Artisans and Features of Amulet
Historical records state that 6 people were involved in the carving of these amulets. Each piece is unique; some have their mouths closed, some have their mouth open, some have eyes closed, others have their eyes open.
Another name for this amulet is Hoo Noo Ta LookDtau Kieow Prong Fah Yant Kor Yah Suea Na Meaw
1. Hoo Noo – Ears resembling those of a rat,
2. Ta LookDtau – eyes have two dots (like a dice),
3. Kieow Prong Fah – the amulet has a hole from top to bottom,
5. Suea Na Meaw – the face looks like a cat.
There are 3 types of carvings:
- Carved in Wat Bang Hia – the teeth are cut in half, and used to carve 2 amulets. The bottom half of the tooth will result in a small-sized amulet. The upper half will result in a more rounded shape.
- Carved in Wat Klang Worawiharn– in Wat Klang Worawiharn, There was only one artisan involved in the carving, thus all pieces share similar features. The only variations are one lying down, the other sitting up.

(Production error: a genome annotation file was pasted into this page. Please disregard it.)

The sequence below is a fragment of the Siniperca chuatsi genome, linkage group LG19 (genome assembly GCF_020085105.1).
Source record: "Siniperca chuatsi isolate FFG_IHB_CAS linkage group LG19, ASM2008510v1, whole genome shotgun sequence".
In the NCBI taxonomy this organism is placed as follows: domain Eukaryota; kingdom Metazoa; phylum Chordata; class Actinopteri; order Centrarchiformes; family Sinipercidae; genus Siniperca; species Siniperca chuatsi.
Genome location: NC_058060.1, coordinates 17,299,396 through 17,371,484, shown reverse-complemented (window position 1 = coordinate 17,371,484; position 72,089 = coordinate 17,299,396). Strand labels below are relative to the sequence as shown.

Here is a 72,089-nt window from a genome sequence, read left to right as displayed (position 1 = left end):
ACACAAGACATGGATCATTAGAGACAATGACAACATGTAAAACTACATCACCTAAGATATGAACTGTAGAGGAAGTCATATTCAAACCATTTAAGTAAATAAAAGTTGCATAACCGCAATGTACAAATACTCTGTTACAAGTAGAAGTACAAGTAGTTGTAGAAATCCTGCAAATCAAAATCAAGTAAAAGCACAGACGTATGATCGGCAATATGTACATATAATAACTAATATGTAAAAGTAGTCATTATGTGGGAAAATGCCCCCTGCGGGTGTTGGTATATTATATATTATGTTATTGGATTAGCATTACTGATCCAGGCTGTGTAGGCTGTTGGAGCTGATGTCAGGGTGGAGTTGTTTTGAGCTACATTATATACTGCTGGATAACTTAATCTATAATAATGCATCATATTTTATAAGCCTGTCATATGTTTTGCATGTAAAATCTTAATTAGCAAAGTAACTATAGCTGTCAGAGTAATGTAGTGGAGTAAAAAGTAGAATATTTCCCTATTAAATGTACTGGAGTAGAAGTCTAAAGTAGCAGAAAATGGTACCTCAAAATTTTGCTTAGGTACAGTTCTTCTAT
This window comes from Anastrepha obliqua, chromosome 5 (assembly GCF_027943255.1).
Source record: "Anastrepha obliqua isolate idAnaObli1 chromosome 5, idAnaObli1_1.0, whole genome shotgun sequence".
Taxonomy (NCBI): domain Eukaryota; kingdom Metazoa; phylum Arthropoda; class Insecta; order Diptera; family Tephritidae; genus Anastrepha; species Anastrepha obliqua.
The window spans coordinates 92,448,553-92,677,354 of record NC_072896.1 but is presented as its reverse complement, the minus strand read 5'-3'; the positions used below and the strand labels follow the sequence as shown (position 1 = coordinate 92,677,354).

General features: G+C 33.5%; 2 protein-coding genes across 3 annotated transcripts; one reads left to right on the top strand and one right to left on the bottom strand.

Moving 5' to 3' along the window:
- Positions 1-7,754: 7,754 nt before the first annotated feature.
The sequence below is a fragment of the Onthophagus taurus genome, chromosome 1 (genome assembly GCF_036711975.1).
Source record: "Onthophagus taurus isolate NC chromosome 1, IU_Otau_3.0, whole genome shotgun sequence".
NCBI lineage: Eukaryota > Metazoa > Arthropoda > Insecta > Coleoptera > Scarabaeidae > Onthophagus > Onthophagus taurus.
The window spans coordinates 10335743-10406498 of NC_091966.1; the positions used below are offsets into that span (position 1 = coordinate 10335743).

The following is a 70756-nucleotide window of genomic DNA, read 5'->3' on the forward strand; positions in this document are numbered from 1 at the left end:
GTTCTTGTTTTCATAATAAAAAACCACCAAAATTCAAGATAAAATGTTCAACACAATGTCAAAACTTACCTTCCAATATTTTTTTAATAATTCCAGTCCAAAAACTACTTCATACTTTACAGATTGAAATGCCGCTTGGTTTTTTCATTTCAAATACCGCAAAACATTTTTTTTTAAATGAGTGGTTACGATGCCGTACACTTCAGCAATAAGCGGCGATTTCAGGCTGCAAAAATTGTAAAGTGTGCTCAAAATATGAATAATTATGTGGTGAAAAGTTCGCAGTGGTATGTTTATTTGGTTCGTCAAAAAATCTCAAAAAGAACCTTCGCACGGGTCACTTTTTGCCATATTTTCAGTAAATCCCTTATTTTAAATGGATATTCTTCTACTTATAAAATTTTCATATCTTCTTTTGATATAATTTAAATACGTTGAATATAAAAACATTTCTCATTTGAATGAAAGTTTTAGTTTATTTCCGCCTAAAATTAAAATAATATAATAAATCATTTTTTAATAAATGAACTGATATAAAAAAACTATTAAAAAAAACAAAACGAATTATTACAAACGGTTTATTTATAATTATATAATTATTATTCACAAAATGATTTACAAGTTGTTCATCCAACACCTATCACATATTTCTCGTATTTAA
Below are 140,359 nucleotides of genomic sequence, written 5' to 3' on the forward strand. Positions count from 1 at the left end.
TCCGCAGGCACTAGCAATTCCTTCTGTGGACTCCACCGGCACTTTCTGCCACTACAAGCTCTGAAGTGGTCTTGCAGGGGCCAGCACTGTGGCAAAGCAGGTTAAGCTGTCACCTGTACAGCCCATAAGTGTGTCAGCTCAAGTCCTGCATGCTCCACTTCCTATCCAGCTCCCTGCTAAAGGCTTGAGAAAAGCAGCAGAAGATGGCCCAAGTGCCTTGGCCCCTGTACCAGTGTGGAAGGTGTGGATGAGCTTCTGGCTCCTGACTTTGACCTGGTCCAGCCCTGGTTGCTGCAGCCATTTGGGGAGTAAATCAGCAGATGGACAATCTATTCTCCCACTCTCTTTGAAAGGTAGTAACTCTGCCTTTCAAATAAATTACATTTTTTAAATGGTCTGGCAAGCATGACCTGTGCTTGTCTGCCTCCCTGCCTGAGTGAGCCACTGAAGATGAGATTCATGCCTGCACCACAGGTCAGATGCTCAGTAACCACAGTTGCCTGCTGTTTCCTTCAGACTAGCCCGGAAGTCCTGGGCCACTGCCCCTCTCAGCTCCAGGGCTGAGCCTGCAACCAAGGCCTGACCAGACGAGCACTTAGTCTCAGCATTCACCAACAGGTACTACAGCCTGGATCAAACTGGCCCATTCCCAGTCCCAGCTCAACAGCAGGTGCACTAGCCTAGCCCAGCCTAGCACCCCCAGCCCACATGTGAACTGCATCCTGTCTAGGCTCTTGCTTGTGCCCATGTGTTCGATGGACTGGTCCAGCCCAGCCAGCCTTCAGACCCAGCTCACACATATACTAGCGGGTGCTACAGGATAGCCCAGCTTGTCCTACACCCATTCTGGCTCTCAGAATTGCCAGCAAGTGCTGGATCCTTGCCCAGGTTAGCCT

- Carved by the artisans around the temple. They were then brought to Luang Phor Parn for consecration. Some had open mouths, while others, closed.
Consecration of the Amulet
Because of insufficient space to inscribe the entire Yant Tua Sor Khad Sammathi
As a final step in the consecration, the temple required a pig as an offering. Luang Phor chanted katha over the amulets, and cast them into a forest with pieces of pork. Tigers would then leap onto the amulets, imbuing them with the visceral spiritual force of the tigers. We understand from the researched literature that the tiger that leapt out to consume the pork is a spiritual force that transformed into a visual form. When this happened, it meant that the consecration ceremony was successful.